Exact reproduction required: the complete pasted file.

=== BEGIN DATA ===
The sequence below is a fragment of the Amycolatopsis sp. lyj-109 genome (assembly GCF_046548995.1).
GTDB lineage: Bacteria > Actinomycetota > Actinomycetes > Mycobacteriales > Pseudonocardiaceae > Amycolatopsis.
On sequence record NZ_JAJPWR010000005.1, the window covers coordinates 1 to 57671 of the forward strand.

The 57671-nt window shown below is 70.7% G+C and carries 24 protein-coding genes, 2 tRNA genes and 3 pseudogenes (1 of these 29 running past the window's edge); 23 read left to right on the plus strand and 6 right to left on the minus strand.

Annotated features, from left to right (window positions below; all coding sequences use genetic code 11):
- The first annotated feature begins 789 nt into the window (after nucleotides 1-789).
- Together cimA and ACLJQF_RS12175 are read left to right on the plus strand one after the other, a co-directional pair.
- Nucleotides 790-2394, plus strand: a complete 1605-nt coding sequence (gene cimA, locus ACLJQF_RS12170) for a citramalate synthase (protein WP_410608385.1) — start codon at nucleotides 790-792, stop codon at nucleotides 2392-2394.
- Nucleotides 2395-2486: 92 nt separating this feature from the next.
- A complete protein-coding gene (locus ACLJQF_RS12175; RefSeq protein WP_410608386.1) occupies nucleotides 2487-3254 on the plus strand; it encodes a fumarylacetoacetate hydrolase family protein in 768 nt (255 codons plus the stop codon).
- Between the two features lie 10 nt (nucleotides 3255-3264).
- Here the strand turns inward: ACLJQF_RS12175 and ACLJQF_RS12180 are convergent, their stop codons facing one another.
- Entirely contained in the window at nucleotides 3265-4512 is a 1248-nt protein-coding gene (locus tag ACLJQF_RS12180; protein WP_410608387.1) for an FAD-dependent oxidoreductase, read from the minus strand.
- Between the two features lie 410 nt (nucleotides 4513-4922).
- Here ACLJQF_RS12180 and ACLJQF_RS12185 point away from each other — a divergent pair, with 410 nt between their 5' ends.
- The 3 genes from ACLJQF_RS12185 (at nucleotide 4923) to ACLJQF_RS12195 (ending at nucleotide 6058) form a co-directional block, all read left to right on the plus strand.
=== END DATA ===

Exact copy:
The sequence below is a fragment of the Amycolatopsis sp. lyj-109 genome (assembly GCF_046548995.1).
GTDB lineage: Bacteria > Actinomycetota > Actinomycetes > Mycobacteriales > Pseudonocardiaceae > Amycolatopsis.
On sequence record NZ_JAJPWR010000005.1, the window covers coordinates 1 to 57671 of the forward strand.

The 57671-nt window shown below is 70.7% G+C and carries 24 protein-coding genes, 2 tRNA genes and 3 pseudogenes (1 of these 29 running past the window's edge); 23 read left to right on the plus strand and 6 right to left on the minus strand.

Annotated features, from left to right (window positions below; all coding sequences use genetic code 11):
- The first annotated feature begins 789 nt into the window (after nucleotides 1-789).
- Together cimA and ACLJQF_RS12175 are read left to right on the plus strand one after the other, a co-directional pair.
- Nucleotides 790-2394, plus strand: a complete 1605-nt coding sequence (gene cimA, locus ACLJQF_RS12170) for a citramalate synthase (protein WP_410608385.1) — start codon at nucleotides 790-792, stop codon at nucleotides 2392-2394.
- Nucleotides 2395-2486: 92 nt separating this feature from the next.
- A complete protein-coding gene (locus ACLJQF_RS12175; RefSeq protein WP_410608386.1) occupies nucleotides 2487-3254 on the plus strand; it encodes a fumarylacetoacetate hydrolase family protein in 768 nt (255 codons plus the stop codon).
- Between the two features lie 10 nt (nucleotides 3255-3264).
- Here the strand turns inward: ACLJQF_RS12175 and ACLJQF_RS12180 are convergent, their stop codons facing one another.
- Entirely contained in the window at nucleotides 3265-4512 is a 1248-nt protein-coding gene (locus tag ACLJQF_RS12180; protein WP_410608387.1) for an FAD-dependent oxidoreductase, read from the minus strand.
- Between the two features lie 410 nt (nucleotides 4513-4922).
- Here ACLJQF_RS12180 and ACLJQF_RS12185 point away from each other — a divergent pair, with 410 nt between their 5' ends.
- The 3 genes from ACLJQF_RS12185 (at nucleotide 4923) to ACLJQF_RS12195 (ending at nucleotide 6058) form a co-directional block, all read left to right on the plus strand.